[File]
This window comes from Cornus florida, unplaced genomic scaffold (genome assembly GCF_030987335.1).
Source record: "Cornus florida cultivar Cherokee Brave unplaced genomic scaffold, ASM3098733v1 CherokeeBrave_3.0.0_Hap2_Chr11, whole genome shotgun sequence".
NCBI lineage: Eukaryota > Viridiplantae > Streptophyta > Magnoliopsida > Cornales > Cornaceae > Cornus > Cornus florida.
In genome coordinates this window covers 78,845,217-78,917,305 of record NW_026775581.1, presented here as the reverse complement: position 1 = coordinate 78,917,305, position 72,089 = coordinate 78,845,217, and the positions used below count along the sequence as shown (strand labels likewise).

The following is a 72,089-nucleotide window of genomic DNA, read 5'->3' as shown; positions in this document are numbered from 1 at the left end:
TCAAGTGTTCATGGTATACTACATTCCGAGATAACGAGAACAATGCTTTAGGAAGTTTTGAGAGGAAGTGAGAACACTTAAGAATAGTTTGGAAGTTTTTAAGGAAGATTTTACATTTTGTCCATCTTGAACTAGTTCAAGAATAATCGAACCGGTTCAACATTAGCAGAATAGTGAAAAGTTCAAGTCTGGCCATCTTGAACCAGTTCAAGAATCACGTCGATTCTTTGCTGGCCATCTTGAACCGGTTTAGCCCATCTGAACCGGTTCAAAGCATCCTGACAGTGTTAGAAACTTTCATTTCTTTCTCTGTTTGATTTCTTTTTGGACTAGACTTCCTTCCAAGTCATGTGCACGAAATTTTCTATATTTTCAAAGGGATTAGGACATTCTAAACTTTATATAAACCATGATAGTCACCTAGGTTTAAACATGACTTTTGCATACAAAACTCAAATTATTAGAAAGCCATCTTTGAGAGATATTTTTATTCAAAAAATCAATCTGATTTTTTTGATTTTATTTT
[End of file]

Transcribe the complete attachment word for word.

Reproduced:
This window comes from Cornus florida, unplaced genomic scaffold (genome assembly GCF_030987335.1).
Source record: "Cornus florida cultivar Cherokee Brave unplaced genomic scaffold, ASM3098733v1 CherokeeBrave_3.0.0_Hap2_Chr11, whole genome shotgun sequence".
NCBI lineage: Eukaryota > Viridiplantae > Streptophyta > Magnoliopsida > Cornales > Cornaceae > Cornus > Cornus florida.
In genome coordinates this window covers 78,845,217-78,917,305 of record NW_026775581.1, presented here as the reverse complement: position 1 = coordinate 78,917,305, position 72,089 = coordinate 78,845,217, and the positions used below count along the sequence as shown (strand labels likewise).

The following is a 72,089-nucleotide window of genomic DNA, read 5'->3' as shown; positions in this document are numbered from 1 at the left end:
TCAAGTGTTCATGGTATACTACATTCCGAGATAACGAGAACAATGCTTTAGGAAGTTTTGAGAGGAAGTGAGAACACTTAAGAATAGTTTGGAAGTTTTTAAGGAAGATTTTACATTTTGTCCATCTTGAACTAGTTCAAGAATAATCGAACCGGTTCAACATTAGCAGAATAGTGAAAAGTTCAAGTCTGGCCATCTTGAACCAGTTCAAGAATCACGTCGATTCTTTGCTGGCCATCTTGAACCGGTTTAGCCCATCTGAACCGGTTCAAAGCATCCTGACAGTGTTAGAAACTTTCATTTCTTTCTCTGTTTGATTTCTTTTTGGACTAGACTTCCTTCCAAGTCATGTGCACGAAATTTTCTATATTTTCAAAGGGATTAGGACATTCTAAACTTTATATAAACCATGATAGTCACCTAGGTTTAAACATGACTTTTGCATACAAAACTCAAATTATTAGAAAGCCATCTTTGAGAGATATTTTTATTCAAAAAATCAATCTGATTTTTTTGATTTTATTTT